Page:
Strike Out

Strike Out - Does the Japanese Group Ethic Hold Back Goalscorers?

Two games in and Japan face an early exit from the Word Cup to the surprise of no one except a deluded media and 127 million fans.

Goals, goals, goals please!

The finger of blame has been pointed in all directions - Zico's tactics , the players energy levels, lack of passion, the TV schedules and so on. All have some merit but any team without good forwards will struggle and Japan's hapless strikers handicapped the team more than any other aspect.

Zico took 5 forwards to this World Cup but quantity is no substitute for quality. The starting pair of Yanagisawa, conspicuous by his misses, and Takahara, visible only during the national anthem, try hard enough but lack the quality to trouble international defences. Zico looked to the bench but the alternatives were bare.

Japanese soccer has been consistently improving since the formation of the J-League, first time qualification at France 98 and the relative success of Korea-Japan 2002. The production line of players seems steady and classy midfielders like Nakata and Shunsuke Nakamura look comfortable on the highest stage.

Still while Japan can give us industrious and sleek players they have never produced a striker worth mentioning.

An obvious reason for this is physiological. Height, strength and power are important elements and the smaller frame of the Japanese places them at a disadvantage. The average Japanese male stands at 165cm compared to 175cm for Brits and Americans and 180 for the Germans.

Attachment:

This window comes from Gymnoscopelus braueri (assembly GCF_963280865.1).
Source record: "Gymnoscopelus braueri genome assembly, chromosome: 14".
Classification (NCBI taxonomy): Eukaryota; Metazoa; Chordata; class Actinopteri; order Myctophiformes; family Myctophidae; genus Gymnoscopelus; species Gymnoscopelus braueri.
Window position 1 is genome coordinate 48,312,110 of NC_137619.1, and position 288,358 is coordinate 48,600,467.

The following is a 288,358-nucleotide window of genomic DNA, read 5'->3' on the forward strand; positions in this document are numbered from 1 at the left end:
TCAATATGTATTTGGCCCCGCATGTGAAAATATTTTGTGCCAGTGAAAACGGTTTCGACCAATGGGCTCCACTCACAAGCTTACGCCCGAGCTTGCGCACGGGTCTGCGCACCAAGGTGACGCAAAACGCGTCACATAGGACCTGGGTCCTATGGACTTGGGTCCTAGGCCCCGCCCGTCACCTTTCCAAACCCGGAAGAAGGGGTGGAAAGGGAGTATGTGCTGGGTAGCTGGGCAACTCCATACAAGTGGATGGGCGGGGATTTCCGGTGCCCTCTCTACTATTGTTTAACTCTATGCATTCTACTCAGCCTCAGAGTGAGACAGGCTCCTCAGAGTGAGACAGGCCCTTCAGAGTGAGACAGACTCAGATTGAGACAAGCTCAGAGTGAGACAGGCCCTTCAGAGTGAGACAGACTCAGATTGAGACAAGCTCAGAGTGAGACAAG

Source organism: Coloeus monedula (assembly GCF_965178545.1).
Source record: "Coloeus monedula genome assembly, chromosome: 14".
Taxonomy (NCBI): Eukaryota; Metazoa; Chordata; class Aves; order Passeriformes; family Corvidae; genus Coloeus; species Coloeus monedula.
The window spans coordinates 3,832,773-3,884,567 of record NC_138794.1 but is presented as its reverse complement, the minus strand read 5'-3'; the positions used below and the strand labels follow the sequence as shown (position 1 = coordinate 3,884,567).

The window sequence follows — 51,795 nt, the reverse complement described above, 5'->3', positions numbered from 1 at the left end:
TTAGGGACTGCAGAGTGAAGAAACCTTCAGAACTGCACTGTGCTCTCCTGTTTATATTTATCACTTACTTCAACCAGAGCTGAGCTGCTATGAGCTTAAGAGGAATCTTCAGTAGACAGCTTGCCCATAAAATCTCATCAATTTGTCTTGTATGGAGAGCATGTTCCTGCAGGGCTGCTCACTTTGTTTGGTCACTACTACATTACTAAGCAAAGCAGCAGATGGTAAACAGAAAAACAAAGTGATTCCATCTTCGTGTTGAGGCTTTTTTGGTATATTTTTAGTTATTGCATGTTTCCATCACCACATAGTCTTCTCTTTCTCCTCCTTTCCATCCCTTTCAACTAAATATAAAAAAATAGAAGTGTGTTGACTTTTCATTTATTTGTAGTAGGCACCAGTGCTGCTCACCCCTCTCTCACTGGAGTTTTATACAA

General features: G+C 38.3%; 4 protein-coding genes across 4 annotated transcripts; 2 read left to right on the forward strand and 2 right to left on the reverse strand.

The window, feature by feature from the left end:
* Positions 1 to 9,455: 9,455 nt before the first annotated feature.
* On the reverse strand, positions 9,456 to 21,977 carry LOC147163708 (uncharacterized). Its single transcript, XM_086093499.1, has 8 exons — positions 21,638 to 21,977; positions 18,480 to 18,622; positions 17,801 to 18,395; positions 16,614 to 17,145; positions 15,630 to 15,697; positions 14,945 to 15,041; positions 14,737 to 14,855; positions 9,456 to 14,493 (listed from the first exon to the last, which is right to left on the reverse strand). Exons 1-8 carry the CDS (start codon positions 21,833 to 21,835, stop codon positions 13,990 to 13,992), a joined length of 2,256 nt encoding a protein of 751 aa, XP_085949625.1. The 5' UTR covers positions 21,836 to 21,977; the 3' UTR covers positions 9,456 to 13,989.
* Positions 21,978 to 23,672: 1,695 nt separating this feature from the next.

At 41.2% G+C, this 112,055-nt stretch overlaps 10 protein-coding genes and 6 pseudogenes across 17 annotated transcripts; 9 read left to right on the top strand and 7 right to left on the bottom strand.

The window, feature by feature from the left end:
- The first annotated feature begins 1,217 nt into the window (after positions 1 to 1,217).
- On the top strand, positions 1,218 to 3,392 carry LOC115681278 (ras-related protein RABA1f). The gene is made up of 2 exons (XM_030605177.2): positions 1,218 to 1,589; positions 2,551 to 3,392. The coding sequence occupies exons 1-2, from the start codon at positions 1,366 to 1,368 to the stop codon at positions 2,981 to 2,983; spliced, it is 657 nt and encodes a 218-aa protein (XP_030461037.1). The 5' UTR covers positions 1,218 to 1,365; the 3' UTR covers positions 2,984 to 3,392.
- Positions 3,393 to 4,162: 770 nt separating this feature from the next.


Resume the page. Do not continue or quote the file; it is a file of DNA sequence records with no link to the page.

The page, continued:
So statistically Japan is less likely to produce beanpole strikers like the Czech's Koller (202cm). But strikers come in all shapes and sizes. Michael Owen is 176cm and Pele was 172 in his socks. Meanwhile Takahara and Yanagisawa are 181cm and 177cm respectively. Not massive but hardly fitting a diminutive stereotype.

Being a striker is a fairly simple job: Score and you are a hero, miss and you're a public enemy.

Do the Japanese strikers want to be heroes enough? Watching France's Thierry Henry I offered a standard view to a Japanese friend about his all-round excellence. He agreed on his technical ability but to my incredulity insisted; "I don't like him. He's too arrogant . He thinks only of himself." But surely that's his job I replied, to which he came back with the very Japanese answer, "He should play more for the team."

The best forwards in the world play only to score goals. They are selfish, hungry and arrogant because these are the qualities that drive their confidence and ability. It's the knowledge that even if a teammate is better placed they have the skill to beat their marker and slam the ball home.

The trouble is many Japanese don't like or produce this kind of personality. They don't fit in with the group mentality. They are not team players. They are the nail that needs to be hammered down. They disrupt the wa.

From kindergarten onwards Japanese are taught to work as a group, to co-operate, to share. No bad things in normal life and the cornerstone of Japan's success in the modern era but in the sporting arena these are not the qualities that produce individual stars.

Come on then Japan. Next time let the players cast off the shackles, express themselves and grab the spotlight. After all a little bit more selfishness is worth a couple of wins in the World Cup isn't it?

Copyright © Will Marquand &

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